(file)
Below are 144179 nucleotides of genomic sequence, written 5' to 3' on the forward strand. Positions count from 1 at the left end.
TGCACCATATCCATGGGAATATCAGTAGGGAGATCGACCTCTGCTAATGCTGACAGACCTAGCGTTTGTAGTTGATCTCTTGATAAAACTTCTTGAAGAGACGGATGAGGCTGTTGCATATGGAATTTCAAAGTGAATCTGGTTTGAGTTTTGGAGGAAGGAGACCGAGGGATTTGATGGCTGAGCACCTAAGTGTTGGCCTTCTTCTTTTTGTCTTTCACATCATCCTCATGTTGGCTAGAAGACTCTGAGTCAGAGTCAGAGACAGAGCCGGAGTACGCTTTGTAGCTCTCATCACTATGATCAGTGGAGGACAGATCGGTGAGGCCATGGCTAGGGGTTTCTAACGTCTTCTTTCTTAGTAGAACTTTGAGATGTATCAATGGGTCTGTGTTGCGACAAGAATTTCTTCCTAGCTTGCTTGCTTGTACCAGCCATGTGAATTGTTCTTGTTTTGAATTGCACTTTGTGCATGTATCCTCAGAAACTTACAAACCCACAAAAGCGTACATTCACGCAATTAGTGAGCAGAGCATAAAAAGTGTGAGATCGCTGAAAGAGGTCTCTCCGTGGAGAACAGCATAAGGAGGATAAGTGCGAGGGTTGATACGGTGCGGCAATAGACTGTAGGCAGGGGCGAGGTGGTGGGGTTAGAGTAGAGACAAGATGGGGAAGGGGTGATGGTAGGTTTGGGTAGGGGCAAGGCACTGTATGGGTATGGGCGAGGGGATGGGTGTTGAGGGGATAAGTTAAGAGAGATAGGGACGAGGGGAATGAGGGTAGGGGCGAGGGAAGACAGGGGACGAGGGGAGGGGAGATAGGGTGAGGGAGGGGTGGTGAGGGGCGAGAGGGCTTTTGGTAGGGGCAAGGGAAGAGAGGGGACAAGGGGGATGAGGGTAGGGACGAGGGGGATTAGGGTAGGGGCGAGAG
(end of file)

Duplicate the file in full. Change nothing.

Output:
Below are 144179 nucleotides of genomic sequence, written 5' to 3' on the forward strand. Positions count from 1 at the left end.
TGCACCATATCCATGGGAATATCAGTAGGGAGATCGACCTCTGCTAATGCTGACAGACCTAGCGTTTGTAGTTGATCTCTTGATAAAACTTCTTGAAGAGACGGATGAGGCTGTTGCATATGGAATTTCAAAGTGAATCTGGTTTGAGTTTTGGAGGAAGGAGACCGAGGGATTTGATGGCTGAGCACCTAAGTGTTGGCCTTCTTCTTTTTGTCTTTCACATCATCCTCATGTTGGCTAGAAGACTCTGAGTCAGAGTCAGAGACAGAGCCGGAGTACGCTTTGTAGCTCTCATCACTATGATCAGTGGAGGACAGATCGGTGAGGCCATGGCTAGGGGTTTCTAACGTCTTCTTTCTTAGTAGAACTTTGAGATGTATCAATGGGTCTGTGTTGCGACAAGAATTTCTTCCTAGCTTGCTTGCTTGTACCAGCCATGTGAATTGTTCTTGTTTTGAATTGCACTTTGTGCATGTATCCTCAGAAACTTACAAACCCACAAAAGCGTACATTCACGCAATTAGTGAGCAGAGCATAAAAAGTGTGAGATCGCTGAAAGAGGTCTCTCCGTGGAGAACAGCATAAGGAGGATAAGTGCGAGGGTTGATACGGTGCGGCAATAGACTGTAGGCAGGGGCGAGGTGGTGGGGTTAGAGTAGAGACAAGATGGGGAAGGGGTGATGGTAGGTTTGGGTAGGGGCAAGGCACTGTATGGGTATGGGCGAGGGGATGGGTGTTGAGGGGATAAGTTAAGAGAGATAGGGACGAGGGGAATGAGGGTAGGGGCGAGGGAAGACAGGGGACGAGGGGAGGGGAGATAGGGTGAGGGAGGGGTGGTGAGGGGCGAGAGGGCTTTTGGTAGGGGCAAGGGAAGAGAGGGGACAAGGGGGATGAGGGTAGGGACGAGGGGGATTAGGGTAGGGGCGAGAG